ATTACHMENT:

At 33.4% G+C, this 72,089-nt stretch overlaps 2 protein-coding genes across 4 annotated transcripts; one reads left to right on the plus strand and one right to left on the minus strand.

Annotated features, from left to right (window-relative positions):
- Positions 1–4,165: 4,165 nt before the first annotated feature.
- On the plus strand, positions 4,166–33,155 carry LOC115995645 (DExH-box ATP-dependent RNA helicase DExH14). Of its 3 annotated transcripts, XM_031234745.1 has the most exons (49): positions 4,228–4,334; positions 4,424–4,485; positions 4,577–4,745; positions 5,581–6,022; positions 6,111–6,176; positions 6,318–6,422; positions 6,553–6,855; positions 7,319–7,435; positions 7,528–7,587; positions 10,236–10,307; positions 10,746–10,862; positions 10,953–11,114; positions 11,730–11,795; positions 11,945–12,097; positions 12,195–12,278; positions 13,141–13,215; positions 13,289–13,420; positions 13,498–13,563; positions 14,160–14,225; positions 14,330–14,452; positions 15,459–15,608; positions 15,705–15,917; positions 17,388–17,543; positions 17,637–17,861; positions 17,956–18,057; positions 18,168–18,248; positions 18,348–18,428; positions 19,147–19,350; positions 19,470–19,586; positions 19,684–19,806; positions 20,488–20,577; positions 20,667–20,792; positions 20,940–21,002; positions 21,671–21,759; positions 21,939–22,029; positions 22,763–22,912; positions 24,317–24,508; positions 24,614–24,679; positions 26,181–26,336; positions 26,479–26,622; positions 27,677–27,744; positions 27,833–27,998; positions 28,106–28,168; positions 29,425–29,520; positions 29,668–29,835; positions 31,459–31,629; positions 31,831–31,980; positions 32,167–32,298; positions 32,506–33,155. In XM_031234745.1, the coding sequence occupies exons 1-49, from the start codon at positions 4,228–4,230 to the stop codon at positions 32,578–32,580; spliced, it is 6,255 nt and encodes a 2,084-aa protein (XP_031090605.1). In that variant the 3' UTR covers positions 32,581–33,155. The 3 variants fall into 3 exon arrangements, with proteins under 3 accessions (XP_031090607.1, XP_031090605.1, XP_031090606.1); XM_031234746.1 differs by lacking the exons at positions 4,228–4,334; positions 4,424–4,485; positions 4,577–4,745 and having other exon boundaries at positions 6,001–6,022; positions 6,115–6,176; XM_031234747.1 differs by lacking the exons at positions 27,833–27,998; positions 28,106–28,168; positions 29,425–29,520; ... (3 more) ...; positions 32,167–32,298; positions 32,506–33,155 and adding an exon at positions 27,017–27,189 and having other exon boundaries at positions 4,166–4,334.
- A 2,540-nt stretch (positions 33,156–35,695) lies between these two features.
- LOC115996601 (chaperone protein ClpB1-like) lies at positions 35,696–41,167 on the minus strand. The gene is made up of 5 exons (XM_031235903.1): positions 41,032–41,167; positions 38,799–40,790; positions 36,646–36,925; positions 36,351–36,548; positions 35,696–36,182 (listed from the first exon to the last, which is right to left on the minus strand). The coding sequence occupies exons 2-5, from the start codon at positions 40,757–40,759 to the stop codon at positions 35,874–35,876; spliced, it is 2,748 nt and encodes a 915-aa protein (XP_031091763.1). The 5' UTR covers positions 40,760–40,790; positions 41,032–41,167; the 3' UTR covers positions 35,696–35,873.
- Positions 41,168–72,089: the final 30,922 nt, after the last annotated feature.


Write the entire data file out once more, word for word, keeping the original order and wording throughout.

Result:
At 33.4% G+C, this 72,089-nt stretch overlaps 2 protein-coding genes across 4 annotated transcripts; one reads left to right on the plus strand and one right to left on the minus strand.

Annotated features, from left to right (window-relative positions):
- Positions 1–4,165: 4,165 nt before the first annotated feature.
- On the plus strand, positions 4,166–33,155 carry LOC115995645 (DExH-box ATP-dependent RNA helicase DExH14). Of its 3 annotated transcripts, XM_031234745.1 has the most exons (49): positions 4,228–4,334; positions 4,424–4,485; positions 4,577–4,745; positions 5,581–6,022; positions 6,111–6,176; positions 6,318–6,422; positions 6,553–6,855; positions 7,319–7,435; positions 7,528–7,587; positions 10,236–10,307; positions 10,746–10,862; positions 10,953–11,114; positions 11,730–11,795; positions 11,945–12,097; positions 12,195–12,278; positions 13,141–13,215; positions 13,289–13,420; positions 13,498–13,563; positions 14,160–14,225; positions 14,330–14,452; positions 15,459–15,608; positions 15,705–15,917; positions 17,388–17,543; positions 17,637–17,861; positions 17,956–18,057; positions 18,168–18,248; positions 18,348–18,428; positions 19,147–19,350; positions 19,470–19,586; positions 19,684–19,806; positions 20,488–20,577; positions 20,667–20,792; positions 20,940–21,002; positions 21,671–21,759; positions 21,939–22,029; positions 22,763–22,912; positions 24,317–24,508; positions 24,614–24,679; positions 26,181–26,336; positions 26,479–26,622; positions 27,677–27,744; positions 27,833–27,998; positions 28,106–28,168; positions 29,425–29,520; positions 29,668–29,835; positions 31,459–31,629; positions 31,831–31,980; positions 32,167–32,298; positions 32,506–33,155. In XM_031234745.1, the coding sequence occupies exons 1-49, from the start codon at positions 4,228–4,230 to the stop codon at positions 32,578–32,580; spliced, it is 6,255 nt and encodes a 2,084-aa protein (XP_031090605.1). In that variant the 3' UTR covers positions 32,581–33,155. The 3 variants fall into 3 exon arrangements, with proteins under 3 accessions (XP_031090607.1, XP_031090605.1, XP_031090606.1); XM_031234746.1 differs by lacking the exons at positions 4,228–4,334; positions 4,424–4,485; positions 4,577–4,745 and having other exon boundaries at positions 6,001–6,022; positions 6,115–6,176; XM_031234747.1 differs by lacking the exons at positions 27,833–27,998; positions 28,106–28,168; positions 29,425–29,520; ... (3 more) ...; positions 32,167–32,298; positions 32,506–33,155 and adding an exon at positions 27,017–27,189 and having other exon boundaries at positions 4,166–4,334.
- A 2,540-nt stretch (positions 33,156–35,695) lies between these two features.
- LOC115996601 (chaperone protein ClpB1-like) lies at positions 35,696–41,167 on the minus strand. The gene is made up of 5 exons (XM_031235903.1): positions 41,032–41,167; positions 38,799–40,790; positions 36,646–36,925; positions 36,351–36,548; positions 35,696–36,182 (listed from the first exon to the last, which is right to left on the minus strand). The coding sequence occupies exons 2-5, from the start codon at positions 40,757–40,759 to the stop codon at positions 35,874–35,876; spliced, it is 2,748 nt and encodes a 915-aa protein (XP_031091763.1). The 5' UTR covers positions 40,760–40,790; positions 41,032–41,167; the 3' UTR covers positions 35,696–35,873.
- Positions 41,168–72,089: the final 30,922 nt, after the last annotated feature.